While I’m on my Debbie Downer run, make sure you read this piece about Chris Borland, who just retired at age 24 over health concerns. In particular, this part:
Borland began at Wisconsin as a wedge buster on kickoffs, a task he compared to “bowling, but it’s people doing it.” After blowing up a wedge against Wofford, he couldn’t remember the rest of the game, including his own blocked punt, which led to a touchdown. That night, unable to eat, his head pounding, Borland had a teammate wake him up every few hours, fearing he’d lapse into a coma. He never told the coaches or trainers. That Monday, he was named co-Big Ten special-teams player of the week. “That’s one of those things where, when you step away from the game and you look at it, it’s like, ‘Oh my god,’ you know?” Borland says. “But it makes sense to you when you’re 18 and you’ve dedicated your life to it and the most important thing to you is to get a good grade on special teams.”
Near the end of his freshman year, Borland discovered Toradol, the controversial painkiller used widely in college and the pros. “It was life-changing,” he told the BU researchers, chuckling, when they took his medical history. The U.S. Food and Drug Administration warns that Toradol should be used sparingly, for severe acute pain. Borland, who had shoulder surgery three times while at Wisconsin, said he would sometimes use the drug every other game.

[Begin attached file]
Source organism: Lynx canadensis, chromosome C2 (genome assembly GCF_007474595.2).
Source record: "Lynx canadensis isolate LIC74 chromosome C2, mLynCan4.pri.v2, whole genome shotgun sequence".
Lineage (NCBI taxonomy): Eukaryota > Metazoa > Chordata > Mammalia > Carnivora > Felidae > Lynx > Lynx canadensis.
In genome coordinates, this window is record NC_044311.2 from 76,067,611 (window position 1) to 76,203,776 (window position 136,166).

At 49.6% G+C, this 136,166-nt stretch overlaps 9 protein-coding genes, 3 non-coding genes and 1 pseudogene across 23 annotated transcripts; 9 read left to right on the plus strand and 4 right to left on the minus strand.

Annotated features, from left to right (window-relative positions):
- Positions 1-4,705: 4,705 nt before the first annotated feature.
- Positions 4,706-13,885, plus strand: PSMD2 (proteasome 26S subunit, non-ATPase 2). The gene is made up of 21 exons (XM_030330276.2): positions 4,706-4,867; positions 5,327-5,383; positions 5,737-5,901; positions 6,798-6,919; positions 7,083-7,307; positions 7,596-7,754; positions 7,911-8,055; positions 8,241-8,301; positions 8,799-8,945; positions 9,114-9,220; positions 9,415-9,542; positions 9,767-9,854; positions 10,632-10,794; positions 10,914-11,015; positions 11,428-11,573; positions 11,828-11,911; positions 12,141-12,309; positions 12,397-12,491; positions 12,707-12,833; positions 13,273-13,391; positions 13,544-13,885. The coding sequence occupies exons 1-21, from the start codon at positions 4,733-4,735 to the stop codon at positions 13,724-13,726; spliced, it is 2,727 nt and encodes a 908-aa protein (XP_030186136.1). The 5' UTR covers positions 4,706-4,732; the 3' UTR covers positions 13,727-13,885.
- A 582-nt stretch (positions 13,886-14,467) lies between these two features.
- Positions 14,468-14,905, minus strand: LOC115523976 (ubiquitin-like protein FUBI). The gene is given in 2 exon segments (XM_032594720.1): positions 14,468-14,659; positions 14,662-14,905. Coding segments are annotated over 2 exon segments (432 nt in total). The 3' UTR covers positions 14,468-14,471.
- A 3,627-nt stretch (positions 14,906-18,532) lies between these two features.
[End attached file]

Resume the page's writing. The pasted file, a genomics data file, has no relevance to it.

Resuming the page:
Some of Borland’s teammates were worse off, and that concerned him more. Taylor, his close friend, was also one of the best linebackers in the nation, twice all-conference, a future pro. But it became harder and harder for Taylor to stay on the field. In 2011, he tore his meniscus on a blitz against Minnesota. The Monday after the game, he had knee surgery to remove half of it.
The next Saturday, with Wisconsin fighting for the Big Ten title, Taylor played against Illinois. “I remember that morning I was thinking, ‘This is f—ing stupid. What am I doing?’ ” he recalls. “They shot Toradol in my ass. And I remember covering up my knee with bandages, just so I couldn’t see blood. The first half was shaky for me. If you watch the game film, it’s like, ‘This dude should not be playing football.’ ”
Taylor says no one tried to stop him. “I think it was mostly my fault,” he says. “I was waiting for them to say, ‘Hey, you’re out of here. This is kind of sad. And not smart.’ But I was kind of in a position to dictate. I guess the coaches had trust in me.” He thinks he took another shot of Toradol at halftime.
Their coach? Bret “We have to protect student athletes to extremes we never thought of before” Bielema.
The sanctimonious horse crap slays me every time. So does the willful blindness.
Later, as the evening wound down, we asked Alvarez about Borland. He sounded slightly defensive. “It was never an indictment against football,” he said. “He just chose not to play, and I respect that decision. But there was never an indictment of football.”